The monstrous status avoids those nonbos and feel bad moments. It's very true that it does so at the cost of adding things to remember, and that is a non-zero cost, but it's not like they left us to fend for ourselves. The fact that becoming monstrous is always associated with +1/+1 counters means that we'll be able to see which cards are monstrous at least 9 out of 10 times just by seeing which ones have counters on them.
      Really, the only way you're going to get confused is in a board-stalled game where you have multiple monsters and have cast more than one ordeal on those creatures.

    2. Just to be perfectly explicit, the core of this article is not "did R&D even test this?", it's:

      "R&D definitely tested this, and it appears that they came to certain conclusions which influenced the inclusion of supplemental triggers and likely had an impact on the design of Theros on the whole."

      After watching a significant amount of Magic coverage over the past year, I've realized how important it is to never assume something like "adding large numbers of +1/+1 counters happens so infrequently that of course this will be ok." I mean, apparently one of the biggest sources of judge calls at GP Oakland was because everyone kept assuming Enlarge works exactly like Revenge of the Hunted.

      So this article is basically about how Ordeal of Purphoros prevents the existence of something like:

      Cerberus Pup
      Creature - Cerberus (U)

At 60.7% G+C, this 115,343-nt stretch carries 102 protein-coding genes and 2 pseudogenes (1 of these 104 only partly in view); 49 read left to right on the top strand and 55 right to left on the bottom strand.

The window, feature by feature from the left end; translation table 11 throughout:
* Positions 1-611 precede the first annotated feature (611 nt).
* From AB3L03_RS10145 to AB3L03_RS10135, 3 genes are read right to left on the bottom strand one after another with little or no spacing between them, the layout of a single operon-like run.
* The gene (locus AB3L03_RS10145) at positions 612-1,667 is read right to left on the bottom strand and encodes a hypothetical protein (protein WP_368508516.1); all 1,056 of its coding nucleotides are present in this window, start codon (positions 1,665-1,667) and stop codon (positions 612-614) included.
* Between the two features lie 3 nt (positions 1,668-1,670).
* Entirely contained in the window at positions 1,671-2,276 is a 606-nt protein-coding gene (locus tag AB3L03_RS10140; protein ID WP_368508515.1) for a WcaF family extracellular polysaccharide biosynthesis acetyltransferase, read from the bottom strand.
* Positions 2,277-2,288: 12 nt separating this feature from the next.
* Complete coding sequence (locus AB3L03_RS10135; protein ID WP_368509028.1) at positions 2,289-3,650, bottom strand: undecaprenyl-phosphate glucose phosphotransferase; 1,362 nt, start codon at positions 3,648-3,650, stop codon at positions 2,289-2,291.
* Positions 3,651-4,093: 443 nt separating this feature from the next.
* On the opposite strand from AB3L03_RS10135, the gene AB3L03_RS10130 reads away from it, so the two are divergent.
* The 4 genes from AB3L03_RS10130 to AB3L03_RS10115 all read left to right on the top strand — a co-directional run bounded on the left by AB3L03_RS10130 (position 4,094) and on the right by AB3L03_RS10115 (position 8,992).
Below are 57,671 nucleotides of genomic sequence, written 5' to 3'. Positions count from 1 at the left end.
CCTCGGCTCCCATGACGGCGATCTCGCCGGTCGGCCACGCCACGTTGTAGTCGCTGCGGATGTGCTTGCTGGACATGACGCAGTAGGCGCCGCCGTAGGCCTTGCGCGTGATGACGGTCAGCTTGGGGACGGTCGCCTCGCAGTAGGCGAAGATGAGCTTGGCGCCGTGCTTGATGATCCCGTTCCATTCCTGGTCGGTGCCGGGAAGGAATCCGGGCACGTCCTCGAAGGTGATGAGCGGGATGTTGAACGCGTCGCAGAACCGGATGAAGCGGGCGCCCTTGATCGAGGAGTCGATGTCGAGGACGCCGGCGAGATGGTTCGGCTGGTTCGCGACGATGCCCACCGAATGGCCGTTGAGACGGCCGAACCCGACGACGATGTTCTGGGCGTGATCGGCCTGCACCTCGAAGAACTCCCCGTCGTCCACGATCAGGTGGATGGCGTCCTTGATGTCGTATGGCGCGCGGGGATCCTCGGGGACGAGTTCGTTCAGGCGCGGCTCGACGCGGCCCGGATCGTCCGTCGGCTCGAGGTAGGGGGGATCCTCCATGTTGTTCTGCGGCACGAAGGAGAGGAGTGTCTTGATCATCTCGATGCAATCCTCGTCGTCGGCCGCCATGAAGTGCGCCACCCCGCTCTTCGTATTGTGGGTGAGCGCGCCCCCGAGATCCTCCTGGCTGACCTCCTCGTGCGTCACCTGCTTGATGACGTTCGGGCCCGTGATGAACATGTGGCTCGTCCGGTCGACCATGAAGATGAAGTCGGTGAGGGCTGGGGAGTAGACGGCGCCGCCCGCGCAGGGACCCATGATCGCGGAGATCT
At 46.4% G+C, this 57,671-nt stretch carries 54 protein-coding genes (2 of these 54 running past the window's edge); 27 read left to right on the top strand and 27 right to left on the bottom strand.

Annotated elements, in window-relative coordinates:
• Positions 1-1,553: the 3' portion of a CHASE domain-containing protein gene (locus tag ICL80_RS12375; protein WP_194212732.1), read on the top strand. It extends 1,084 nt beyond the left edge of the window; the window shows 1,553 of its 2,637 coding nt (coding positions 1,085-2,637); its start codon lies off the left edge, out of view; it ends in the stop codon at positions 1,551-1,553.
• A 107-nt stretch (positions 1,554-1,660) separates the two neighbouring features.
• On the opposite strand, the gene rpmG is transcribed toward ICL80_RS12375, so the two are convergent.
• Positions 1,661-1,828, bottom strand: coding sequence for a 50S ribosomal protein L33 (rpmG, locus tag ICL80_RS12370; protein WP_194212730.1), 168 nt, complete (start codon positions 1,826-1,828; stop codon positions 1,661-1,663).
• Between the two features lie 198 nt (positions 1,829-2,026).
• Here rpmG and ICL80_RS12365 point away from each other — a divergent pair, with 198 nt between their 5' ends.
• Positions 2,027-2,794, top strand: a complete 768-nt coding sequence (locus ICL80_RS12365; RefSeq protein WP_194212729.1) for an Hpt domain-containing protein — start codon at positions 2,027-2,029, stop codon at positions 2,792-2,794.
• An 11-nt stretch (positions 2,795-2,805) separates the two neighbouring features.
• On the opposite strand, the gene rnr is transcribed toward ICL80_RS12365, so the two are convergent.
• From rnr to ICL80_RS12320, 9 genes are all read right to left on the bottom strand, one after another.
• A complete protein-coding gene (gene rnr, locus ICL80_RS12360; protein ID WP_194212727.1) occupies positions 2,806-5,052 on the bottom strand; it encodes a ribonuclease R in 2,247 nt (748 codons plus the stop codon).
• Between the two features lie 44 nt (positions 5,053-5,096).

3RR: Monstrosity 3
      When CARDNAME becomes monstrous, it deals 3 damage to target creature or player.

      That's a very obvious example of the sort of thing I'm hoping this article will get people to think about.

    3. I agree that matching both a creature's Monstrosity number and its triggered effect to a single Ordeal is something one should definitely avoid putting these two mechanics together in the same block.

  2. I made a similar mechanic for Jonathan Woodward's Golamo set in the Great Designer Search 2. It was called Doublesize.

    The effect was: "Put a hugeness counter on this creature. Its power and toughness are doubled as long as it has a hugeness counter on it." The idea of a one-time boost was the same. Using +1/+1 counters would have been simpler and better, but at the time I was thinking it might not feel distinct enough as an effect.

    Because Golamo was a set about mana geysers that transformed ordinary animals to enormous size, I made the activation cost "Return two lands you control to your hand:" to represent the Geysers. I thought that the tempo hit in return for huge size was interesting game play.

    So there were cards like: